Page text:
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 10 Things You May Not Know About the Vatican

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PostSubject: 10 Things You May Not Know About the Vatican   Wed Mar 13, 2013 6:27 pm

More than 100 cardinals met inside the heart of the Catholic Church today to elect a new pope. As they gather in conclave inside the Sistine Chapel to choose a successor to Benedict XVI, explore 10 things you may not know about the Vatican.



1. Vatican City is the smallest country in the world-
Encircled by a 2-mile border with Italy, Vatican City is an independent city-state that covers just over 100 acres, making it one-eighth the size of New York’s Central Park. Vatican City is governed as an absolute monarchy with the pope at its head. The Vatican mints its own euros, prints its own stamps, issues passports and license plates, operates media outlets and has its own flag and anthem. One government function it lacks: taxation. Museum admission fees, stamp and souvenir sales, and contributions generate the Vatican’s revenue.

2. St. Peter’s Basilica sits atop a city of the dead, including its namesake’s tomb-
A Roman necropolis stood on Vatican Hill in pagan times. When a great fire leveled much of Rome in A.D. 64, Emperor Nero, seeking to shift blame from himself, accused the Christians of starting the blaze. He executed them by burning them at the stake, tearing them apart with wild beasts and crucifying them. Among those crucified was St. Peter—disciple of Jesus Christ, leader of the Apostles and the first bishop of Rome—who was supposedly buried in a shallow grave on Vatican Hill. By the fourth century and official recognition of the Christian religion in Rome, Emperor Constantine began construction of the original basilica atop the ancient burial ground with what was believed to be the tomb of St. Peter at its center. The present basilica, built starting in the 1500s, sits over a maze of catacombs and St. Peter’s suspected grave.

3. Caligula captured the obelisk that stands in St. Peter’s Square-
Roman Emperor Caligula built a small circus in his mother’s gardens at the base of Vatican Hill where charioteers trained and where Nero is thought to have martyred the Christians. To crown the center of the amphitheater, Caligula had his forces transport from Egypt a pylon that had originally stood in Heliopolis. The obelisk, made of a single piece of red granite weighing more than 350 tons, was erected for an Egyptian pharaoh more than 3,000 years ago. In 1586 it was moved to its present location in St. Peter’s Square, where it does double duty as a giant sundial.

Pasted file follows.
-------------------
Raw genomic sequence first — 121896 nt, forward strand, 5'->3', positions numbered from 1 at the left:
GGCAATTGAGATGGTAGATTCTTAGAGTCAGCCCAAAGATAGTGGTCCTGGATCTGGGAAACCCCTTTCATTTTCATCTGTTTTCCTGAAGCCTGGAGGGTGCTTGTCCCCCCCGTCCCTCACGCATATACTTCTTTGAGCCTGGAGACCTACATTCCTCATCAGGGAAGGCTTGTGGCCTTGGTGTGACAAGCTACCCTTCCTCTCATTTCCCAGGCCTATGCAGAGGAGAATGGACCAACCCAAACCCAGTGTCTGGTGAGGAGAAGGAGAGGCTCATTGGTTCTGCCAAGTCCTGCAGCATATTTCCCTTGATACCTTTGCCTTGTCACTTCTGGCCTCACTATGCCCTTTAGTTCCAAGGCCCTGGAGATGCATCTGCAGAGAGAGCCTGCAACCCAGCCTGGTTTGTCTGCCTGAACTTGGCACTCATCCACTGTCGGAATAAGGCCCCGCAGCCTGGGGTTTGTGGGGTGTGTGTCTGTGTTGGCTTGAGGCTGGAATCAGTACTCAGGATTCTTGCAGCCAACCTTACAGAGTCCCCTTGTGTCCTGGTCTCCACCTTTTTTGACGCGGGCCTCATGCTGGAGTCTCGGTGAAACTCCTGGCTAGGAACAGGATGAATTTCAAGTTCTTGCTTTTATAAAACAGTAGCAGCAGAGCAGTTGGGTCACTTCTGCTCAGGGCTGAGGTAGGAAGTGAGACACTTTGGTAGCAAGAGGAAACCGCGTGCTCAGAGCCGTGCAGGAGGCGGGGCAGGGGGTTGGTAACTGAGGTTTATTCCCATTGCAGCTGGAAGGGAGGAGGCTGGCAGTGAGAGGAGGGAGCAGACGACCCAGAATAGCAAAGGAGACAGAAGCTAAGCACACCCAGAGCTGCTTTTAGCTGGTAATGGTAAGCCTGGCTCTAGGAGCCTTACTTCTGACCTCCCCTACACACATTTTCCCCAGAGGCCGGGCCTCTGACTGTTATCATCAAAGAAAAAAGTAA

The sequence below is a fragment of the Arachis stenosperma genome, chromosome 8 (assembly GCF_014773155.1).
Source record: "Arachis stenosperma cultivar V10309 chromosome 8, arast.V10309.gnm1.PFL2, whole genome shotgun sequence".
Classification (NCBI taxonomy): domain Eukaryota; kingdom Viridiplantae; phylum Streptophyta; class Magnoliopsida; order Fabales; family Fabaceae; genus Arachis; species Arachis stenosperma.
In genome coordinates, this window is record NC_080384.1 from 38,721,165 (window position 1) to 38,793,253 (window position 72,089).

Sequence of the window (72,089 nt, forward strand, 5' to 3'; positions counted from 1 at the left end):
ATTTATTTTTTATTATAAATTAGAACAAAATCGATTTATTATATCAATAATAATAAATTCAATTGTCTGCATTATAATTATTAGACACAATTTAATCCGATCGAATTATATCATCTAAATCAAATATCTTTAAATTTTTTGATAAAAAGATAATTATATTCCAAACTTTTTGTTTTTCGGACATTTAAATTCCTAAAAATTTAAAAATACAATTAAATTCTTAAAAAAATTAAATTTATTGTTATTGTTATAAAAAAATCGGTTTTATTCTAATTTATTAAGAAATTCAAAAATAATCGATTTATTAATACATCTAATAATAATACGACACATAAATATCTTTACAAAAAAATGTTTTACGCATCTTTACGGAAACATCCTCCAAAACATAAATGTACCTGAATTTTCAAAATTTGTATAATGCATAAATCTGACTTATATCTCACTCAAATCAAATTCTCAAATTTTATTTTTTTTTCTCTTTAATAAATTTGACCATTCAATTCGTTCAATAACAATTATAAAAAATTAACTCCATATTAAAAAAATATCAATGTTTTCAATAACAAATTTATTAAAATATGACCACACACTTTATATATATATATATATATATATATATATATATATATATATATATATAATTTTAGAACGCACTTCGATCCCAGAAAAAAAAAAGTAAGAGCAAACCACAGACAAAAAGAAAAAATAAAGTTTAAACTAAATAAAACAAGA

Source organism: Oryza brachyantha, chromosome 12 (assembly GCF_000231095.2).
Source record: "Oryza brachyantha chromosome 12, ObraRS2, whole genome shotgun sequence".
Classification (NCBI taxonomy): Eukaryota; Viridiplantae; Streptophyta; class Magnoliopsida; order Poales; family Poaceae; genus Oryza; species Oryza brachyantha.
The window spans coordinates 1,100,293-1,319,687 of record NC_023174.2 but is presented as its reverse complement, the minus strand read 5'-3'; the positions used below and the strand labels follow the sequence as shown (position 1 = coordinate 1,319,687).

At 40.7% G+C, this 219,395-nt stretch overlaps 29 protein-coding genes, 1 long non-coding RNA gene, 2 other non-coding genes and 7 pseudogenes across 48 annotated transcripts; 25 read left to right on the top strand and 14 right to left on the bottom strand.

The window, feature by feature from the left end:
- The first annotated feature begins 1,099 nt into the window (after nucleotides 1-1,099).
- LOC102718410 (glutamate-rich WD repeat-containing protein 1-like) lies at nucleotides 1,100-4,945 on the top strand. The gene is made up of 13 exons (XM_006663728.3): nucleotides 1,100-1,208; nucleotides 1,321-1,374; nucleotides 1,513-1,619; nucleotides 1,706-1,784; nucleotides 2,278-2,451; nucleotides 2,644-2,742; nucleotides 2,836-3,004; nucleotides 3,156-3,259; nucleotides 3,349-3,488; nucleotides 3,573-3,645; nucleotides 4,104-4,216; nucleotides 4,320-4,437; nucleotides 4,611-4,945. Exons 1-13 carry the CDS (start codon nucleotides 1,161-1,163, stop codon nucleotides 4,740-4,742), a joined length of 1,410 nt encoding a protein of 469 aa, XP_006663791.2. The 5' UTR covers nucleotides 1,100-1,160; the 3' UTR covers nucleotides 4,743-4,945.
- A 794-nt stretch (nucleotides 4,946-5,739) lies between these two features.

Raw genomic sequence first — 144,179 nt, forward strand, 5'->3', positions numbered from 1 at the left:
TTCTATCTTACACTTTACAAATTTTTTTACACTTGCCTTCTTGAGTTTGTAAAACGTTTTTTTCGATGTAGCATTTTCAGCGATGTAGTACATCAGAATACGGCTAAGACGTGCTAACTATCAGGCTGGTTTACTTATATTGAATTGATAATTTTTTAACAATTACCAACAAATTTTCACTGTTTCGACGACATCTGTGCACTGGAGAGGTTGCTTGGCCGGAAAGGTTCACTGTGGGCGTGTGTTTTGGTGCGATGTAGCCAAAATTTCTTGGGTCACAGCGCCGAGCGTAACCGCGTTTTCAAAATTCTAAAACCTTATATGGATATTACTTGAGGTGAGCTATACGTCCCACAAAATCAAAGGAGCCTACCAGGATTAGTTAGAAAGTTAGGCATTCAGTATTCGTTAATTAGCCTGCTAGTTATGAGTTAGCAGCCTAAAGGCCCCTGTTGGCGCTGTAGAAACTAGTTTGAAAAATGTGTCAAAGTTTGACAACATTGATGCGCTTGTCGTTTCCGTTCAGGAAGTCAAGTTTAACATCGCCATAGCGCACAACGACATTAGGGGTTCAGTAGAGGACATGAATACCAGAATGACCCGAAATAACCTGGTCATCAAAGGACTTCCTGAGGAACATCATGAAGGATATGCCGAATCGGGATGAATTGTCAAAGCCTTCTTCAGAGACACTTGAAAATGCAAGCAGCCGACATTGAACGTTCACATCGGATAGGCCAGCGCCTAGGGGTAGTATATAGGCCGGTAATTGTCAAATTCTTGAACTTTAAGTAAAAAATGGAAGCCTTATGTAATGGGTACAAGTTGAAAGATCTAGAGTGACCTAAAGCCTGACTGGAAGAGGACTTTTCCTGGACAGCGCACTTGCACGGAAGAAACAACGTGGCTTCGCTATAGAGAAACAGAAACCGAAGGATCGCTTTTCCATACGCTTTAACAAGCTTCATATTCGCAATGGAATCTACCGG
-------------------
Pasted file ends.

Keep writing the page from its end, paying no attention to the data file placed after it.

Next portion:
4. For nearly 60 years in the 1800s and 1900s, popes refused to leave the Vatican-
Popes ruled over a collection of sovereign Papal States throughout central Italy until the country was unified in 1870. The new secular government had seized all the land of the Papal States with the exception of the small patch of the Vatican, and a cold war of sorts then broke out between the church and the Italian government. Popes refused to recognize the authority of the Kingdom of Italy, and the Vatican remained beyond Italian national control. Pope Pius IX proclaimed himself a “prisoner of the Vatican,” and for almost 60 years popes refused to leave the Vatican and submit to the authority of the Italian government. When Italian troops were present in St. Peter’s Square, popes even refused to give blessings or appear from the balcony overlooking the public space.

5. Benito Mussolini signed Vatican City into existence-
The dispute between the Italian government and the Catholic Church ended in 1929 with the signing of the Lateran Pacts, which allowed the Vatican to exist as its own sovereign state and compensated the church $92 million (more than $1 billion in today’s money) for the Papal States. The Vatican used the payment as seed money to re-grow its coffers. Mussolini, the head of the Italian government, signed the treaty on behalf of King Victor Emmanuel III.

more - http://www.history.com/news/10-things-you-may-not-know-about-the-vatican
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